must confess that when I first settled down to read “Terror in the Desert: Dark
Cinema of the American Southwest”, a new book from McFarland by film-maker Brad
Sykes, it was with a distinctly doubtful attitude, insomuch that I couldn’t
quite believe there were enough films in existence to qualify its topic as an
authentic sub-genre. Surely it would be a padded affair...
an introduction in which the author outlines his discovery of and enthusiasm
for the films he identifies as “desert terrors” – distinguished specifically by
the dusty, inhospitable locations in which they’re set – if, just 6-pages in,
my doubts weren’t already being challenged, throughout the 275 ensuing pages
they were suitably quelled; by the end I was completely won over.
under-populated when compared to the staple sub-genres of slashers, vampires,
zombies, nature-gone-crazy and their ilk (most of which have members in their
community with facets that earn them a spot in the “desert terrors”
arena), there are nevertheless a surprising number of titles identified and
discussed in the book, many of which had previously slipped under my radar.
Quite a few of the films under examination have enjoyed their moment in the
mainstream sunshine, rendering them (if only in name) familiar even to
cinephiles with no interest in horror movies– From Dusk Till Dawn, Eight Legged
Freaks, Tremors, Duel, The Hills Have Eyes, The Hitcher – but it was the
intriguing-sounding entries I’d never heard of before which proved the most
intriguing aspect of Sykes’ book for me. There won’t be many with a passion for
cinematic terrors who, after having read about such titles as Raw Courage,
Mirage, Road Killers or The Sadist (the latter cited by the author as the one
which started it all back in 1963, and to which he devotes a whole chapter),
will be able to resist an online search into their availability.
discussing these films the text deigns to demonstrate, if I may quote the
author, “...how the genre has evolved over the years due to social, economic,
and political changes as well as stylistic technical transitions within the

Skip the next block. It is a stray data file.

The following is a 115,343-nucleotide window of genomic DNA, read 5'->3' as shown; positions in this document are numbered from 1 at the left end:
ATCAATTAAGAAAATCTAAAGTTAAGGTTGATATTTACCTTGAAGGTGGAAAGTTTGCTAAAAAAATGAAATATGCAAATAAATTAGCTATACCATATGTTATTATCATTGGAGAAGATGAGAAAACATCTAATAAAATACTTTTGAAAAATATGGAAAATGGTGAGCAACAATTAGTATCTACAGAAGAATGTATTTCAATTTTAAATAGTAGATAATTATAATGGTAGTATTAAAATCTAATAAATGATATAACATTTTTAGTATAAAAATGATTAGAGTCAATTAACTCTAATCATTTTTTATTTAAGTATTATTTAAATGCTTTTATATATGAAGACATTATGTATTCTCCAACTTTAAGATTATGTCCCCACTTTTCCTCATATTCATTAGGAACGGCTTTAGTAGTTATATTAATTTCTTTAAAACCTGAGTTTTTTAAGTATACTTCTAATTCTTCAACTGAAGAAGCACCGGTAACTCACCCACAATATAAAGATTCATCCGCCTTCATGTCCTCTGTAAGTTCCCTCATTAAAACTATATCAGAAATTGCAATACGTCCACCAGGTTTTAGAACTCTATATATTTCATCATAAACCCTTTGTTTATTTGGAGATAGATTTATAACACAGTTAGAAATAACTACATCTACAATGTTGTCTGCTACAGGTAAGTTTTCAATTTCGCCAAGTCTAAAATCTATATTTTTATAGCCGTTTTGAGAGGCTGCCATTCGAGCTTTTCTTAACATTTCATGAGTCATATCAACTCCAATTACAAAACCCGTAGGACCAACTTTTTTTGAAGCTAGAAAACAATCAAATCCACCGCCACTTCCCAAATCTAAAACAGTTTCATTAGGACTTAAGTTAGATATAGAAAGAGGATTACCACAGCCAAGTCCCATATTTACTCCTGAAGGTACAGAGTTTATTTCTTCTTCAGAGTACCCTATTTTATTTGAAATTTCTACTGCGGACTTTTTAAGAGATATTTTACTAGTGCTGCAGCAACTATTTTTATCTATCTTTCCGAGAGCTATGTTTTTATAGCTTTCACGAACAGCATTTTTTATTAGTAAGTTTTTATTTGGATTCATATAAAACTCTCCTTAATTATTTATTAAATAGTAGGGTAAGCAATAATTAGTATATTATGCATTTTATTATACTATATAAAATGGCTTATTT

movie industry.” If that makes it all sound rather hifalutin, be assured it
isn’t. Sykes writes authoritatively and informatively and never becomes bogged
down in thesis-style analytics. In fact, so readable is his relaxed writing
style that ultimately his enthusiasm becomes infectious.
in the Desert” is an engrossing – and for this reader, educational –
accomplishment and one that I’d not hesitate to recommend. There’s a handy A-Z
appendix at the back cataloguing over 150 key titles, and it was nice to be
reminded of movies I’d seen many moons ago, Sykes’ commentary about which
filled me with the incentive for a revisit; Death Valley, The Velvet Vampire,
Prey of the Chameleon, Ghost Town and Kingdom of the Spiders, to name but a
from the propensity to occasionally run a little too hot in recounting plot
detail – though fortunately it is only occasional – my one reservation in terms
of value for money with regard this slightly pricey volume is that pictorially
it’s pretty underwhelming, with an extensive number of its 100+ b/w images
being reproductions of (mostly) bland DVD sleeves and VHS cartons.
what did I take away with me from my immersion in “Terror in the Desert”? Definitely
a desire to widen my viewing ever further, but moreover that there really does
seem to be such a thing as the “desert terrors” sub-genre. Who knew? Certainly